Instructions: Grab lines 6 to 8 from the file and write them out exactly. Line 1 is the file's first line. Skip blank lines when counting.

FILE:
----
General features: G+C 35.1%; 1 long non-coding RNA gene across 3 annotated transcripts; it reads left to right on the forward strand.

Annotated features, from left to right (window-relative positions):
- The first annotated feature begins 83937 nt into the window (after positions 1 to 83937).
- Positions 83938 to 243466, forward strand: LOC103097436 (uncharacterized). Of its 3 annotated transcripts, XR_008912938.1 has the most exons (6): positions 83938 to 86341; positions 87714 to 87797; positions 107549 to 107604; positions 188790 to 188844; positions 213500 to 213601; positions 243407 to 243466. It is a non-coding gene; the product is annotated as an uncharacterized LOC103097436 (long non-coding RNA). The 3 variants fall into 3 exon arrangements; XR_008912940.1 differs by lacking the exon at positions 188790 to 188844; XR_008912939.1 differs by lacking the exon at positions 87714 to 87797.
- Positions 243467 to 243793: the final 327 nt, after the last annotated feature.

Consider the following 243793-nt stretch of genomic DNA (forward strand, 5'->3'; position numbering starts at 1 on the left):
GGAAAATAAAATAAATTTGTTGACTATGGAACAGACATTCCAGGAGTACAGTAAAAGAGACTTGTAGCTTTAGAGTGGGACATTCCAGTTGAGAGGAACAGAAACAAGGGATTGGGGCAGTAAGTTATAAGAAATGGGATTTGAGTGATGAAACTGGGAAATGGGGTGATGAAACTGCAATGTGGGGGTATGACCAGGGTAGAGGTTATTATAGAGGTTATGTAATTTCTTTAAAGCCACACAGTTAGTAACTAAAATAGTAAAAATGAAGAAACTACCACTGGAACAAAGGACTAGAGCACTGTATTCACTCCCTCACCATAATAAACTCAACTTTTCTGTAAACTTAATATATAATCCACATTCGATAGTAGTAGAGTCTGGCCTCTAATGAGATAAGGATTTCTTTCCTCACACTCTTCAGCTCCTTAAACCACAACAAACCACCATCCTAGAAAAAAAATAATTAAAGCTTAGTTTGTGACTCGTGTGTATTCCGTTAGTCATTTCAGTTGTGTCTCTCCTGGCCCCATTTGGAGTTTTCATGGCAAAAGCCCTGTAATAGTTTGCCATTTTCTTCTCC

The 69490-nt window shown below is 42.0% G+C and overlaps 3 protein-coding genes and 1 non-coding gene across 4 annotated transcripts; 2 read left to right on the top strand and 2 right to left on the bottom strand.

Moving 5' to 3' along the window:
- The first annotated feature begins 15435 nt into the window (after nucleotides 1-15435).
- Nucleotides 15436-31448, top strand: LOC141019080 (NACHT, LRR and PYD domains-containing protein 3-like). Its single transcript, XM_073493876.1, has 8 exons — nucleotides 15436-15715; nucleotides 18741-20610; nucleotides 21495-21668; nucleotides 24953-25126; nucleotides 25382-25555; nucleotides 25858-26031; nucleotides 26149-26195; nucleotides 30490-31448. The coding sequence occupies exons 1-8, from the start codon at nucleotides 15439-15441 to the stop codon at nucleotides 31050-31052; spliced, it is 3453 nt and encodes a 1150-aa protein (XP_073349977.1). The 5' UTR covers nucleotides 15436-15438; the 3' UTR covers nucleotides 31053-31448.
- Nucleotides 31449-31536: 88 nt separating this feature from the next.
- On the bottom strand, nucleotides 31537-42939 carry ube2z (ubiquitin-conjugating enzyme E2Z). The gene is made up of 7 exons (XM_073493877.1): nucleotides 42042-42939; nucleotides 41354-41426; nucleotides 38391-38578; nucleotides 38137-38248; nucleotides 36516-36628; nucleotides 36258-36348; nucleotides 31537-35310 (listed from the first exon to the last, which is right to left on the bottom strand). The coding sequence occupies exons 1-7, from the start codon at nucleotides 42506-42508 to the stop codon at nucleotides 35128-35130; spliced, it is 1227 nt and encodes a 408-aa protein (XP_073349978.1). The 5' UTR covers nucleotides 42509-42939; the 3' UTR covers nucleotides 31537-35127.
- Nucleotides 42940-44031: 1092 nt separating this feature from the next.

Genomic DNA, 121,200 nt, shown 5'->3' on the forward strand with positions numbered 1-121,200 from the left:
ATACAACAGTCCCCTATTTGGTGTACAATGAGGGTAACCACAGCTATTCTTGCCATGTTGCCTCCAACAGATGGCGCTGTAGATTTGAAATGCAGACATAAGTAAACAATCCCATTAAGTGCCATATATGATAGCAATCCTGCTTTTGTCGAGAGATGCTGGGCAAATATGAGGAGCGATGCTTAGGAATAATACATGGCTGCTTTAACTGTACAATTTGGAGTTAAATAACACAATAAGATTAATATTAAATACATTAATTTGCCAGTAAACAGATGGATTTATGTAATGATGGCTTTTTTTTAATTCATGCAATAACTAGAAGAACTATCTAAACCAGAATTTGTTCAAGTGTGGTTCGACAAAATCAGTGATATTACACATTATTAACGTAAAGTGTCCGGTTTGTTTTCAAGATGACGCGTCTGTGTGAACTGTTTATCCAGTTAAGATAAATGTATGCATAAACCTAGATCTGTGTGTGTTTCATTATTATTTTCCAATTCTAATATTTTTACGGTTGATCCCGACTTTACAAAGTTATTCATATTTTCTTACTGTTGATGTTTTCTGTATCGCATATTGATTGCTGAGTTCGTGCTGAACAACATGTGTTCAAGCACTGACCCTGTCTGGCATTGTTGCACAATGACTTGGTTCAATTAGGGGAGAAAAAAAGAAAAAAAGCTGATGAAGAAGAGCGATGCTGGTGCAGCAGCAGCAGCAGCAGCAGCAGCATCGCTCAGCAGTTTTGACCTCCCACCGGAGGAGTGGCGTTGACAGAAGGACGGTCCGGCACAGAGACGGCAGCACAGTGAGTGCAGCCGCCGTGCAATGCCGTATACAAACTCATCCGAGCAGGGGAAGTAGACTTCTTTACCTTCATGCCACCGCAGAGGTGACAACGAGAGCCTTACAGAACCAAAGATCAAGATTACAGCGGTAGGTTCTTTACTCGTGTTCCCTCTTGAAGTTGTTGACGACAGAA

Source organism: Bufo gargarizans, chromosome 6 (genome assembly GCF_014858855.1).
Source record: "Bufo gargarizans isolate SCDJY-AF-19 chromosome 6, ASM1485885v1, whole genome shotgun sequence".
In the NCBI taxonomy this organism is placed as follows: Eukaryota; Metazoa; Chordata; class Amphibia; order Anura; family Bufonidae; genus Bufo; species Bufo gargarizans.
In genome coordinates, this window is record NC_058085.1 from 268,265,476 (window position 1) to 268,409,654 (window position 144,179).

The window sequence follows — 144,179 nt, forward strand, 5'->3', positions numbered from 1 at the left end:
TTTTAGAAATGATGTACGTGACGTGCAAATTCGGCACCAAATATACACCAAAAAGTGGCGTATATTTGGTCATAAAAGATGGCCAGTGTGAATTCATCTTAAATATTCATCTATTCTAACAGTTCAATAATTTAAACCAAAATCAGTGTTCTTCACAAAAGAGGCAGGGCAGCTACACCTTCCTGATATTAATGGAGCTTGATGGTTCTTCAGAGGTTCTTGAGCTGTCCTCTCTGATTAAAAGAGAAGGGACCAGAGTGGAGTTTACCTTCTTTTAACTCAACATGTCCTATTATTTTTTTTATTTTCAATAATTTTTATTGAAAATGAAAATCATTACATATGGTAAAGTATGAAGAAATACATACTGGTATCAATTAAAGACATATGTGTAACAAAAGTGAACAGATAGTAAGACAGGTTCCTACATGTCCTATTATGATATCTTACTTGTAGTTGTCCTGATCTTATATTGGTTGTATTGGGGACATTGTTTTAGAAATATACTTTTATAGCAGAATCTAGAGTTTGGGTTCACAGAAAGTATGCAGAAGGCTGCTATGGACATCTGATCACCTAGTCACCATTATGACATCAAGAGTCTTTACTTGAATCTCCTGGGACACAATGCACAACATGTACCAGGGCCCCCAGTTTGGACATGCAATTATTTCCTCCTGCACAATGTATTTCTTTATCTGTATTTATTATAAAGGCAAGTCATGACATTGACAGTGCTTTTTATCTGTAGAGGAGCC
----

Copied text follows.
Consider the following 243793-nt stretch of genomic DNA (forward strand, 5'->3'; position numbering starts at 1 on the left):
GGAAAATAAAATAAATTTGTTGACTATGGAACAGACATTCCAGGAGTACAGTAAAAGAGACTTGTAGCTTTAGAGTGGGACATTCCAGTTGAGAGGAACAGAAACAAGGGATTGGGGCAGTAAGTTATAAGAAATGGGATTTGAGTGATGAAACTGGGAAATGGGGTGATGAAACTGCAATGTGGGGGTATGACCAGGGTAGAGGTTATTATAGAGGTTATGTAATTTCTTTAAAGCCACACAGTTAGTAACTAAAATAGTAAAAATGAAGAAACTACCACTGGAACAAAGGACTAGAGCACTGTATTCACTCCCTCACCATAATAAACTCAACTTTTCTGTAAACTTAATATATAATCCACATTCGATAGTAGTAGAGTCTGGCCTCTAATGAGATAAGGATTTCTTTCCTCACACTCTTCAGCTCCTTAAACCACAACAAACCACCATCCTAGAAAAAAAATAATTAAAGCTTAGTTTGTGACTCGTGTGTATTCCGTTAGTCATTTCAGTTGTGTCTCTCCTGGCCCCATTTGGAGTTTTCATGGCAAAAGCCCTGTAATAGTTTGCCATTTTCTTCTCC

The 69490-nt window shown below is 42.0% G+C and overlaps 3 protein-coding genes and 1 non-coding gene across 4 annotated transcripts; 2 read left to right on the top strand and 2 right to left on the bottom strand.